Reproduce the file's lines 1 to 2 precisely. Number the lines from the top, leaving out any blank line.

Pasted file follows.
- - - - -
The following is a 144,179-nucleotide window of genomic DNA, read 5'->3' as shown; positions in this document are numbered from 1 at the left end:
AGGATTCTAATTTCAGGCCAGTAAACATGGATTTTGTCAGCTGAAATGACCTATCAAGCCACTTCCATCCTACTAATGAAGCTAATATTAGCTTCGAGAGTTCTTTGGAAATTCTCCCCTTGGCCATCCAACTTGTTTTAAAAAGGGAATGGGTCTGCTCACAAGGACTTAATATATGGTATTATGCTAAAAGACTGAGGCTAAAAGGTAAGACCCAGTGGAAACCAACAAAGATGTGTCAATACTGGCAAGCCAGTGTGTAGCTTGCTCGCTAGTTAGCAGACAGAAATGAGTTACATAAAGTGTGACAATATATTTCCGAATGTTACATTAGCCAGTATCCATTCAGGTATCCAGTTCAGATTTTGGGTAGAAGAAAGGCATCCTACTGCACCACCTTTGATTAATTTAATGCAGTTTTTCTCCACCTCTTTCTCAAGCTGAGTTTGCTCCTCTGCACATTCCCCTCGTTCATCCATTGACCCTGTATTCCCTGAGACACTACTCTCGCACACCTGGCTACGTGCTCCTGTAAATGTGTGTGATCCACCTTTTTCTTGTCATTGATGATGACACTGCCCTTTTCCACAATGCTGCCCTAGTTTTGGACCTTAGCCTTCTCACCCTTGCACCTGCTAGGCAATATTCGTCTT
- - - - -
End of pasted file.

The following is a 144,179-nucleotide window of genomic DNA, read 5'->3' as shown; positions in this document are numbered from 1 at the left end:
AGGATTCTAATTTCAGGCCAGTAAACATGGATTTTGTCAGCTGAAATGACCTATCAAGCCACTTCCATCCTACTAATGAAGCTAATATTAGCTTCGAGAGTTCTTTGGAAATTCTCCCCTTGGCCATCCAACTTGTTTTAAAAAGGGAATGGGTCTGCTCACAAGGACTTAATATATGGTATTATGCTAAAAGACTGAGGCTAAAAGGTAAGACCCAGTGGAAACCAACAAAGATGTGTCAATACTGGCAAGCCAGTGTGTAGCTTGCTCGCTAGTTAGCAGACAGAAATGAGTTACATAAAGTGTGACAATATATTTCCGAATGTTACATTAGCCAGTATCCATTCAGGTATCCAGTTCAGATTTTGGGTAGAAGAAAGGCATCCTACTGCACCACCTTTGATTAATTTAATGCAGTTTTTCTCCACCTCTTTCTCAAGCTGAGTTTGCTCCTCTGCACATTCCCCTCGTTCATCCATTGACCCTGTATTCCCTGAGACACTACTCTCGCACACCTGGCTACGTGCTCCTGTAAATGTGTGTGATCCACCTTTTTCTTGTCATTGATGATGACACTGCCCTTTTCCACAATGCTGCCCTAGTTTTGGACCTTAGCCTTCTCACCCTTGCACCTGCTAGGCAATATTCGTCTT